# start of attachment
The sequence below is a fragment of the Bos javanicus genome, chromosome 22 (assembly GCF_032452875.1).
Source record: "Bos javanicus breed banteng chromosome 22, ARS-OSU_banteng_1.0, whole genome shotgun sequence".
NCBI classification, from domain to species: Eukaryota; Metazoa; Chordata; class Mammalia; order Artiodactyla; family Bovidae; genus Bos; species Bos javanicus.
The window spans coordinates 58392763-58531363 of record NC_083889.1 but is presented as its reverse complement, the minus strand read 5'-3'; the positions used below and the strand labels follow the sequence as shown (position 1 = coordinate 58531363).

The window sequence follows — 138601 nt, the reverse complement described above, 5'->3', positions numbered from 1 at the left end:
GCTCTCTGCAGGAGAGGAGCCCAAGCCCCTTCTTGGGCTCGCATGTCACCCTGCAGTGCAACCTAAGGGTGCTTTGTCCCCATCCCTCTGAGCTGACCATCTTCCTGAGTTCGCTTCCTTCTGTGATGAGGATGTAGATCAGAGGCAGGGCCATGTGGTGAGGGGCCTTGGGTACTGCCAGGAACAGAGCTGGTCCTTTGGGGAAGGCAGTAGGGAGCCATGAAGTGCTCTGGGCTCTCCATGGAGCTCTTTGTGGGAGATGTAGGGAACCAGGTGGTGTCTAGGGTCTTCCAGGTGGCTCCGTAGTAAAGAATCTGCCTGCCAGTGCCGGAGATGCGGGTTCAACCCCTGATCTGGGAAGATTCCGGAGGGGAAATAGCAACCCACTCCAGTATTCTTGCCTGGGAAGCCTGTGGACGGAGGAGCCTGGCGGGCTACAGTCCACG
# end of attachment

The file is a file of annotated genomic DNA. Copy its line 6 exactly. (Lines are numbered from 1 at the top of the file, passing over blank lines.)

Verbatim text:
GCTCTCTGCAGGAGAGGAGCCCAAGCCCCTTCTTGGGCTCGCATGTCACCCTGCAGTGCAACCTAAGGGTGCTTTGTCCCCATCCCTCTGAGCTGACCATCTTCCTGAGTTCGCTTCCTTCTGTGATGAGGATGTAGATCAGAGGCAGGGCCATGTGGTGAGGGGCCTTGGGTACTGCCAGGAACAGAGCTGGTCCTTTGGGGAAGGCAGTAGGGAGCCATGAAGTGCTCTGGGCTCTCCATGGAGCTCTTTGTGGGAGATGTAGGGAACCAGGTGGTGTCTAGGGTCTTCCAGGTGGCTCCGTAGTAAAGAATCTGCCTGCCAGTGCCGGAGATGCGGGTTCAACCCCTGATCTGGGAAGATTCCGGAGGGGAAATAGCAACCCACTCCAGTATTCTTGCCTGGGAAGCCTGTGGACGGAGGAGCCTGGCGGGCTACAGTCCACG